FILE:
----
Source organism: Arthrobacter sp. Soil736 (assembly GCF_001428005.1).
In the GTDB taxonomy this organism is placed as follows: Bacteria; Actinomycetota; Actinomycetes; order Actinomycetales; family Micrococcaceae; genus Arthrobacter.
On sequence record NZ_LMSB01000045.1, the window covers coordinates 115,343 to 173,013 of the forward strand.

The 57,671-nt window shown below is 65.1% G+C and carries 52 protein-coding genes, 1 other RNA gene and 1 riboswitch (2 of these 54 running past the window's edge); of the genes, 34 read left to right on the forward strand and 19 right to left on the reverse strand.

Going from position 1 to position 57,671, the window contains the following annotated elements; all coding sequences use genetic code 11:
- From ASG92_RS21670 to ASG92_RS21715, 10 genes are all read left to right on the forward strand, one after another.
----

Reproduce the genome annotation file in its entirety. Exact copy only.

Source organism: Arthrobacter sp. Soil736 (assembly GCF_001428005.1).
In the GTDB taxonomy this organism is placed as follows: Bacteria; Actinomycetota; Actinomycetes; order Actinomycetales; family Micrococcaceae; genus Arthrobacter.
On sequence record NZ_LMSB01000045.1, the window covers coordinates 115,343 to 173,013 of the forward strand.

The 57,671-nt window shown below is 65.1% G+C and carries 52 protein-coding genes, 1 other RNA gene and 1 riboswitch (2 of these 54 running past the window's edge); of the genes, 34 read left to right on the forward strand and 19 right to left on the reverse strand.

Going from position 1 to position 57,671, the window contains the following annotated elements; all coding sequences use genetic code 11:
- From ASG92_RS21670 to ASG92_RS21715, 10 genes are all read left to right on the forward strand, one after another.